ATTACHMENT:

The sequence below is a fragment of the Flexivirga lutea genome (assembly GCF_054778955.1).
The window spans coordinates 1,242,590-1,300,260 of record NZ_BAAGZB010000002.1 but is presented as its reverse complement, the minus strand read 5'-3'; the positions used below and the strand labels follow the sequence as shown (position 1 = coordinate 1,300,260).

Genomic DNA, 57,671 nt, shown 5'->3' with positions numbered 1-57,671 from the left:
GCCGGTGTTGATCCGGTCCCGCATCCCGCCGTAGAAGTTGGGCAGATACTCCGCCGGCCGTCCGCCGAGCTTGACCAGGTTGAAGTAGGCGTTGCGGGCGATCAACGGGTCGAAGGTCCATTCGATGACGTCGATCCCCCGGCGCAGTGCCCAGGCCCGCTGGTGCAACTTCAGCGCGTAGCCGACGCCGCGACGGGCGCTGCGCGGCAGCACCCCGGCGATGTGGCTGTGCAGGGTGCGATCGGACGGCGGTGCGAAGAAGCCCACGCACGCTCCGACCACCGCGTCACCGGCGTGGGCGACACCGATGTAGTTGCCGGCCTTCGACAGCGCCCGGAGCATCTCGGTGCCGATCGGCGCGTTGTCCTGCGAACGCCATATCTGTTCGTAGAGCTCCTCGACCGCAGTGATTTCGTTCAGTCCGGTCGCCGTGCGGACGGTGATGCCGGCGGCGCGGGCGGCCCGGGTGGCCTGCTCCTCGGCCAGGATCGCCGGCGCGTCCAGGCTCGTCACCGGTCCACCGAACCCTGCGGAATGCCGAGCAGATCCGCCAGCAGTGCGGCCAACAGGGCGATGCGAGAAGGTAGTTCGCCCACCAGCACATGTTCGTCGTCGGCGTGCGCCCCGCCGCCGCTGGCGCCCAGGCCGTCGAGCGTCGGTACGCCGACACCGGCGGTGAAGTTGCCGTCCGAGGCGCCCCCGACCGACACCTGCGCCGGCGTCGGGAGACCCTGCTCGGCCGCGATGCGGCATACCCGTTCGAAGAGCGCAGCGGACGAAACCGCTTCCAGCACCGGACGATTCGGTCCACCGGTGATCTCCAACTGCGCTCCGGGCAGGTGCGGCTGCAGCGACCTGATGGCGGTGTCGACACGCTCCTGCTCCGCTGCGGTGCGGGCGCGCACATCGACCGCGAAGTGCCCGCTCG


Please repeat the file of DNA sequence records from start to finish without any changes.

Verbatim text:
The sequence below is a fragment of the Flexivirga lutea genome (assembly GCF_054778955.1).
The window spans coordinates 1,242,590-1,300,260 of record NZ_BAAGZB010000002.1 but is presented as its reverse complement, the minus strand read 5'-3'; the positions used below and the strand labels follow the sequence as shown (position 1 = coordinate 1,300,260).

Genomic DNA, 57,671 nt, shown 5'->3' with positions numbered 1-57,671 from the left:
GCCGGTGTTGATCCGGTCCCGCATCCCGCCGTAGAAGTTGGGCAGATACTCCGCCGGCCGTCCGCCGAGCTTGACCAGGTTGAAGTAGGCGTTGCGGGCGATCAACGGGTCGAAGGTCCATTCGATGACGTCGATCCCCCGGCGCAGTGCCCAGGCCCGCTGGTGCAACTTCAGCGCGTAGCCGACGCCGCGACGGGCGCTGCGCGGCAGCACCCCGGCGATGTGGCTGTGCAGGGTGCGATCGGACGGCGGTGCGAAGAAGCCCACGCACGCTCCGACCACCGCGTCACCGGCGTGGGCGACACCGATGTAGTTGCCGGCCTTCGACAGCGCCCGGAGCATCTCGGTGCCGATCGGCGCGTTGTCCTGCGAACGCCATATCTGTTCGTAGAGCTCCTCGACCGCAGTGATTTCGTTCAGTCCGGTCGCCGTGCGGACGGTGATGCCGGCGGCGCGGGCGGCCCGGGTGGCCTGCTCCTCGGCCAGGATCGCCGGCGCGTCCAGGCTCGTCACCGGTCCACCGAACCCTGCGGAATGCCGAGCAGATCCGCCAGCAGTGCGGCCAACAGGGCGATGCGAGAAGGTAGTTCGCCCACCAGCACATGTTCGTCGTCGGCGTGCGCCCCGCCGCCGCTGGCGCCCAGGCCGTCGAGCGTCGGTACGCCGACACCGGCGGTGAAGTTGCCGTCCGAGGCGCCCCCGACCGACACCTGCGCCGGCGTCGGGAGACCCTGCTCGGCCGCGATGCGGCATACCCGTTCGAAGAGCGCAGCGGACGAAACCGCTTCCAGCACCGGACGATTCGGTCCACCGGTGATCTCCAACTGCGCTCCGGGCAGGTGCGGCTGCAGCGACCTGATGGCGGTGTCGACACGCTCCTGCTCCGCTGCGGTGCGGGCGCGCACATCGACCGCGAAGTGCCCGCTCG